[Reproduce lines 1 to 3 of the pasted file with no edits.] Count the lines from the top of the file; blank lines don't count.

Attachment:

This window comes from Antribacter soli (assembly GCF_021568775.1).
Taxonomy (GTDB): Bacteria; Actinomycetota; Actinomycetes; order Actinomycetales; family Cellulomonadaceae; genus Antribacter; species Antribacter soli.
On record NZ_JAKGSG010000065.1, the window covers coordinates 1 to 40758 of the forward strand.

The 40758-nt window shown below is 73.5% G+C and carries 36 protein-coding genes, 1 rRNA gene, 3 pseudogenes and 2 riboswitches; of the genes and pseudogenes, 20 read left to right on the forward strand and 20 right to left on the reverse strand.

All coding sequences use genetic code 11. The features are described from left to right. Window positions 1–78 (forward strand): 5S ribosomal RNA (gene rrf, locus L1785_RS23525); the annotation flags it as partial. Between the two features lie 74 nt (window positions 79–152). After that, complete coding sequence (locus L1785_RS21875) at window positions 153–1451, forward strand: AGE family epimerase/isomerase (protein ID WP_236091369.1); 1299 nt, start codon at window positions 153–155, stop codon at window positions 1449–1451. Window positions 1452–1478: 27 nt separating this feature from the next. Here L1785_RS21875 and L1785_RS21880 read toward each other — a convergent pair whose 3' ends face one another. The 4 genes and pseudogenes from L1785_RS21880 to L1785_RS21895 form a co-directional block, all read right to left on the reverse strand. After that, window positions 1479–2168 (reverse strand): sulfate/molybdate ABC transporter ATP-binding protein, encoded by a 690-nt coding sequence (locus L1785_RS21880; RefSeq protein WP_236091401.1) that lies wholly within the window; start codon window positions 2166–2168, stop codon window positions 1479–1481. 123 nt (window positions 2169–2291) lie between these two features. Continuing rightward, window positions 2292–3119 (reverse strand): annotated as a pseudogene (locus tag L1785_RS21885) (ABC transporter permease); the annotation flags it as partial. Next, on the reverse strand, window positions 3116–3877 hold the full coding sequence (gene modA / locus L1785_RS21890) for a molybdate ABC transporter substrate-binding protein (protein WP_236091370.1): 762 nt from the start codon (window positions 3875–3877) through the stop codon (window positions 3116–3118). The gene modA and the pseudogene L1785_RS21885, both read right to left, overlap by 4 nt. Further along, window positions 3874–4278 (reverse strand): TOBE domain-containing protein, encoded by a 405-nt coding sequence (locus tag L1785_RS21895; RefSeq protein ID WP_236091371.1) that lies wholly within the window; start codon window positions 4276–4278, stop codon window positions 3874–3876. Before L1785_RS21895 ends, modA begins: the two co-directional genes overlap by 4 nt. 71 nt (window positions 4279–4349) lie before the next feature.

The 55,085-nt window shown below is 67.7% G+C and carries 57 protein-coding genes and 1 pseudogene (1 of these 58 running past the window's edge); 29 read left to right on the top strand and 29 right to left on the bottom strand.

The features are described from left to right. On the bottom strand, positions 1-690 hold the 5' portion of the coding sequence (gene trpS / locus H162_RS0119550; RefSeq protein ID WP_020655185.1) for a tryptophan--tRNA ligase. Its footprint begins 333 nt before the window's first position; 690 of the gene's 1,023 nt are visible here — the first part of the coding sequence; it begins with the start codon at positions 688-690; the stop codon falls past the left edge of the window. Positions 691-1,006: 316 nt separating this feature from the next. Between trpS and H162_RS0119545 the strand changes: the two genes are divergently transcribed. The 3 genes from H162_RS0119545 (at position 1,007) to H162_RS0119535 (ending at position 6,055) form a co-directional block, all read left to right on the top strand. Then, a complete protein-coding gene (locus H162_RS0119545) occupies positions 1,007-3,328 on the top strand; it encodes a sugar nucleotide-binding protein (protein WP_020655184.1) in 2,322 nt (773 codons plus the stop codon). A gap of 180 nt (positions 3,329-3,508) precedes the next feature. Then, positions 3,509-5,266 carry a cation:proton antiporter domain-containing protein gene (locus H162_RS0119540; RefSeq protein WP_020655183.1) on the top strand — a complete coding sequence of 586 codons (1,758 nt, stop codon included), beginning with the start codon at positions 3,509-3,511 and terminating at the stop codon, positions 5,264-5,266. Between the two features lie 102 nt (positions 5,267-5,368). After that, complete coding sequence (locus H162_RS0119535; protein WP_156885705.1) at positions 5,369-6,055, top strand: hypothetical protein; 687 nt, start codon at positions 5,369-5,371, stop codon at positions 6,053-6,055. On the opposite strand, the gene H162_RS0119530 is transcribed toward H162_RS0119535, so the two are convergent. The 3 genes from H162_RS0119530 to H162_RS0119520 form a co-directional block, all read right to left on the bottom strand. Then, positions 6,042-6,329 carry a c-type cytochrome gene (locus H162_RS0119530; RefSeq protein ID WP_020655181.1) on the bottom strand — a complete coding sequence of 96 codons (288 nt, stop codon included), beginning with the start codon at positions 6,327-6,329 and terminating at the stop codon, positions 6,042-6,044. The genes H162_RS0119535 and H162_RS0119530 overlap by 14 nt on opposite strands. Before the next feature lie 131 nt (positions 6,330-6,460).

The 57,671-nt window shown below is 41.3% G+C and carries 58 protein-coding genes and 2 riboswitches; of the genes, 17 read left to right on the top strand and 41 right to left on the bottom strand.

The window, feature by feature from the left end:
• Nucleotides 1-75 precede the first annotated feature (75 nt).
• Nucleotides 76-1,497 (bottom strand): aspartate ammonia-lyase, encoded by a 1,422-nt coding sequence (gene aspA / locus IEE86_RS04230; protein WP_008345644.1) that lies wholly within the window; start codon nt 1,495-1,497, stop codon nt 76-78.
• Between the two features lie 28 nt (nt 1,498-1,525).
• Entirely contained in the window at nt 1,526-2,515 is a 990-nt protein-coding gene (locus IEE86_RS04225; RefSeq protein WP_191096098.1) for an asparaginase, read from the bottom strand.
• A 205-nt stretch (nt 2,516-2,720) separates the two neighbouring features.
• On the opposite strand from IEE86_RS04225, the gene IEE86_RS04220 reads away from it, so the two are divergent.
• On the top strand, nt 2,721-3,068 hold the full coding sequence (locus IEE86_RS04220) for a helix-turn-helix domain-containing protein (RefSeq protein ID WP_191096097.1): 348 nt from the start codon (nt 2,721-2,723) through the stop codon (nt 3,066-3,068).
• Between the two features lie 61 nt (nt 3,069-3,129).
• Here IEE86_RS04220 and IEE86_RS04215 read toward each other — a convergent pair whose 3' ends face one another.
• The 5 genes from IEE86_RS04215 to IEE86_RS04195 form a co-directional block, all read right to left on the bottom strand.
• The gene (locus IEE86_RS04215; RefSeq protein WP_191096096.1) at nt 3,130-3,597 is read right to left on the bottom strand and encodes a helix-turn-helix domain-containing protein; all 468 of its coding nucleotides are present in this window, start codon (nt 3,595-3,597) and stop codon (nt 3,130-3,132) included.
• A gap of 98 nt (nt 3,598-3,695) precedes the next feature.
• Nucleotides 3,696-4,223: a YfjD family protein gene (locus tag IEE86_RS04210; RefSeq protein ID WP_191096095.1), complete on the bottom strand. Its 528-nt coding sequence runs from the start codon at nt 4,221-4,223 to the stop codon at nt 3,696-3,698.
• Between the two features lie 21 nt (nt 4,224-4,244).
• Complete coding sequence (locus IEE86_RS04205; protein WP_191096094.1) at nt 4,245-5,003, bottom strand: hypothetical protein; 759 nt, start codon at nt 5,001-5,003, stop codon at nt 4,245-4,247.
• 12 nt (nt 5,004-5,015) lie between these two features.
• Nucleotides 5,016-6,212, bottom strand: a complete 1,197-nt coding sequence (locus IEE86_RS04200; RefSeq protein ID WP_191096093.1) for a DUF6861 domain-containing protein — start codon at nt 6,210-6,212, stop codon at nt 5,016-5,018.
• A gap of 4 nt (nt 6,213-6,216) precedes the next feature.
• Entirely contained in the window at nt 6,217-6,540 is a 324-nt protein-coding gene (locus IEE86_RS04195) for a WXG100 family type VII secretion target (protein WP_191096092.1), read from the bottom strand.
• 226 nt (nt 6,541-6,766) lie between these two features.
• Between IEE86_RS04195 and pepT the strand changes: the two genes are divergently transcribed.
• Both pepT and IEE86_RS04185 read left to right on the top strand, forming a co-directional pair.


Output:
This window comes from Antribacter soli (assembly GCF_021568775.1).
Taxonomy (GTDB): Bacteria; Actinomycetota; Actinomycetes; order Actinomycetales; family Cellulomonadaceae; genus Antribacter; species Antribacter soli.
On record NZ_JAKGSG010000065.1, the window covers coordinates 1 to 40758 of the forward strand.